Water conservation

Georgia Power Highlights Waterway Conservation Efforts for Third Week of Environmental Awareness Month




In honor of the third week of Environmental Awareness Month in September, Georgia Power highlights its efforts to improve and protect Georgia streams and the species that live there, such as Shoal Bass.

At Georgia Power, our projects are aimed at conservation, restoration and awareness, so that future generations have a thriving, healthy and beautiful place to feel at home. The company is highlighting four major conservation areas as part of Environmental Awareness Month: land, sensitive species, waterways and habitats.

Last week, the company presented its conservation of sensitive species, including the gopher turtle, Georgia state reptile. As one of the oldest living species native to Georgia and a key species of swamp pine forests, it is home to hundreds of other species. In the first week, the company showcased its land management practices, including the maintenance and operation of over 100,000 acres of land, 60,000 acres of water, and over 15 lake properties as that the largest non-governmental provider of public recreation in Georgia.

Week 3: We improve and protect waterways

Some lakes: Georgia Power’s 16 hydroelectric generating lakes not only generate clean, renewable electricity, but also provide plenty of opportunities to enjoy the outdoors. Georgia Power Lakes offer some of the best fishing in the state. Public boat launches offer anglers and boaters convenient locations to explore mountain lakes by Northeast Georgia to the coastal plain of Southwest Georgia. For day trippers, the public beaches and picnic facilities provide a quick getaway. For those who wish to extend their stay, the camping facilities welcome everyone from those with a tent, to families with a full-size RV.

Subsidies for water: In honor of World Water Day last March, the Georgia Power Foundation highlighted $ 1 million in environmental grants to eight organizations statewide. Grants fund projects focused on preservation and restoration Georgia streams, lakes and rivers. Through this program, the Foundation invests in water quality improvement projects that are designed to contribute measurable benefits to environments and communities across the state. Georgia. These first grant recipients are supporting water supply solutions through the Chattahoochee, SavannahFlint, Coosa, Ocmulgee, Altamaha and Ogeechee pools. These projects are designed to contribute measurable benefits to environments and communities across the state.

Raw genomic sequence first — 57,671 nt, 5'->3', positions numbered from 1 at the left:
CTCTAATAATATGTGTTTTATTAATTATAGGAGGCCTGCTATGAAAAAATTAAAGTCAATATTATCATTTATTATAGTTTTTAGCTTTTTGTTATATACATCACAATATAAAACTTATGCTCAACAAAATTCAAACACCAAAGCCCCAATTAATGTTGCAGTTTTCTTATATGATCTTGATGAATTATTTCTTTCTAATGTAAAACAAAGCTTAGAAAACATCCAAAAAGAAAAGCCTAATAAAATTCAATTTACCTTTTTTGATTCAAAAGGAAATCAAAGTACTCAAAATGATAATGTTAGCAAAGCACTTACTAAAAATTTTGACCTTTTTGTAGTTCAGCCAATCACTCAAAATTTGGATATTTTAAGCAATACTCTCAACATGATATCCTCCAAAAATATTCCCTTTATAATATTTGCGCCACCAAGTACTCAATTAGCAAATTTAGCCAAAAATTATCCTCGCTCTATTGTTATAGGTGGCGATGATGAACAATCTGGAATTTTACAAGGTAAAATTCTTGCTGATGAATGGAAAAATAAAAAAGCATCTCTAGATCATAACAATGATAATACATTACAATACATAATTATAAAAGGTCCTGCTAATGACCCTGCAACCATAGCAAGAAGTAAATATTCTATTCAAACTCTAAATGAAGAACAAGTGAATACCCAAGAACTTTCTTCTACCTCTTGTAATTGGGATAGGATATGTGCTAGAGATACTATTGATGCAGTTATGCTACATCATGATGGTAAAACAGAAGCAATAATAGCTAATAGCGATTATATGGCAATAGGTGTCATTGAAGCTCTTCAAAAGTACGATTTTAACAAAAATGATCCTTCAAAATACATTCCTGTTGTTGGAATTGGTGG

Bench bass: Bass is native to the Apalachicola River basin, which includes the Chattahoochee and Flint systems in Georgia and they were also introduced into the Ocmulgee River. As their name suggests, they prefer rocky areas in the current. Also known as ‘shoalies’, these fish are both a popular sport fish and a species of conservation concern. Georgia Power has been an active partner in the research and conservation of Shoal Bass for over a decade.

Georgia Power Conservation and Water Stewardship
For more than 100 years, Georgia Power has used the natural energy of falling water to generate efficient and economical energy for Georgia. The company sponsors and helps clean up rivers and lakes in the state near several of its power plants, helping thousands of volunteers pick up millions of pounds of trash from state waterways over years. Georgia Power also sponsors Rivers Alive, a volunteer waterway clean-up event targeting streams, rivers, lakes, beaches and wetlands across. Georgia.

The company is also dedicated to researching new technologies to reduce, conserve and improve the quality of water returned to the environment from power plants such as the Georgia Power Water Research and Conservation Center (WRCC) located in Plant Bowen and Plant McDonough. To learn more about Georgia Power’s commitment to environmental stewardship, visit GeorgiaPower.com/Environment.


SOURCE Georgia Power


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